Glenda Umaña is an anchor for CNN en Español. She anchors several newscasts Monday through Friday, handling live coverage of everything from the war in Iraq to the recent election of Pope Benedict XVI. Umaña, who has a degree in journalism from the University of Costa Rica and is fluent in English and Spanish, works out of CNN’s headquarters in Atlanta. Her newscasts are seen all over Latin America, as well as in the United States via cable and satellite.
CW: What is a typical day like?
Umaña: The first thing I do after a little prayer as soon as I wake up is try to work out in our little home gym while I am watching the news. Then, while still at home, I stop briefly at the computer to check the news and emails.
I started having breakfast every day recently, something I was not doing on a regular basis, and I already have seen positive results.
I get ready and travel twenty-eight miles south to downtown Atlanta.
In the car, I sometimes speak with my producer and have CNN en Español and CNN on the radio, so all the way I am catching up on what’s going on.
As soon as I get to the building, I get together with the producers and we discuss topics and headlines.
Next, transformation time. I go into the make up room, which is the best part of the day since I have a chance to relax while the others work “the miracle.”
My first show is at 11 a.m. Sometimes the whole script we have ready changes in seconds when breaking news comes up.
Through the earpiece and the computer on the set, I am in constant communication with the line producer, the director, and supervisor while I tell the twenty-three million people on the other side of the screen what is going on.
CW: How did you get where you are?
Umaña: It was my dream. I felt very strong in my heart the wish to join an international network.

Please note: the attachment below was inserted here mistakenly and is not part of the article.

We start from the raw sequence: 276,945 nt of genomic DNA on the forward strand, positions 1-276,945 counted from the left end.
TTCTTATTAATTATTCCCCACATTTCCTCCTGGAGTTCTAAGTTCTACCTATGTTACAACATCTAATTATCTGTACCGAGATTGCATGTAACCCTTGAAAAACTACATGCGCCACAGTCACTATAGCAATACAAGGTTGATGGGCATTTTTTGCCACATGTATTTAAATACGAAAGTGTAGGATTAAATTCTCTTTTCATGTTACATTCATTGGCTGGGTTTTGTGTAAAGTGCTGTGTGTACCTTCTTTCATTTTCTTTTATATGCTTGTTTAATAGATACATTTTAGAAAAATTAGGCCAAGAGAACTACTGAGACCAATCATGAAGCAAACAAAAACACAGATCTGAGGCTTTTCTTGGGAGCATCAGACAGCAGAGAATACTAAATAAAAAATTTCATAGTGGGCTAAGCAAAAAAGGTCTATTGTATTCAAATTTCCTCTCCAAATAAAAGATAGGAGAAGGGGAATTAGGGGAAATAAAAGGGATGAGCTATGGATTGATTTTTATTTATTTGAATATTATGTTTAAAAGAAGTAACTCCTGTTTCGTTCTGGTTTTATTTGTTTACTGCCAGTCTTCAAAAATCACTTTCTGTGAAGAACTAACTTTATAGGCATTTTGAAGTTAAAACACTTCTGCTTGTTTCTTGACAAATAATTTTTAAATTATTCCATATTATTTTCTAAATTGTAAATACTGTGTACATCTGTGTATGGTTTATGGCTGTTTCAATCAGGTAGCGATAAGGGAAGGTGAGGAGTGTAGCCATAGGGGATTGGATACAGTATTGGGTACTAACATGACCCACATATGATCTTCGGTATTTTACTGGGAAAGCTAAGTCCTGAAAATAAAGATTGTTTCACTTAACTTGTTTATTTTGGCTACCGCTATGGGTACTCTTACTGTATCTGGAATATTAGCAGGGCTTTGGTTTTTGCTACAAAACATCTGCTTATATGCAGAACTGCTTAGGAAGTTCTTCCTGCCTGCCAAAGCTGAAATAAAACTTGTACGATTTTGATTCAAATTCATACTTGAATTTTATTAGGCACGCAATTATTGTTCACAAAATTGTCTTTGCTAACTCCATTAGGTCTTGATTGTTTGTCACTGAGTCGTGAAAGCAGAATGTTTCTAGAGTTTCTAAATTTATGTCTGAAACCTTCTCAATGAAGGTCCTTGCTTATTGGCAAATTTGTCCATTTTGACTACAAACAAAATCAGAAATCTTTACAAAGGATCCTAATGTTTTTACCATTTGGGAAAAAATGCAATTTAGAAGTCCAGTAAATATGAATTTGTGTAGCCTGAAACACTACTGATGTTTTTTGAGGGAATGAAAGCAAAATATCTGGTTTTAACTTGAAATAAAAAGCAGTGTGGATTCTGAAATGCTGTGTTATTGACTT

I started my career in Costa Rica, and from there I started trying to contact stations in the United States. Was it easy? Not at all.
First, I prayed for wisdom to follow the correct steps. I had a lot of patience and persistence, and most importantly, my husband, who was always supporting and encouraging me.
I found out information about possible openings. The problem was I didn’t have a work visa. Finally I got good advice from an American producer who came to Costa Rica: make a bunch of demo tapes, send them everywhere, make a lot of calls, and even trips to some stations.
One day in September of 1996, I received a letter from CNN. They got my tape, saw it and liked it!
Then I came for an interview and an audition.
I started on March 1997, eleven years ago.
CW: What do you like most about your job?
Umaña: I love being a journalist. The best thing is learning all the time in different situations and especially through interviewing all kinds of people.
This is, at the same time, a big responsibility that I take seriously.
CW: What do you not like?
Umaña: The schedules. In this type of job, holidays don’t exist. I worked the weekends for six years. It’s a sacrifice but worth it.
CW: How much money do you make?
Umaña: Because of our contracts, we are not allowed to discuss how much money we make. I can tell you it has been enough to pay for our children’s college. They are graduating this year. I can’t be more proud. Family is the best thing in life.
Photo courtesy of CNN
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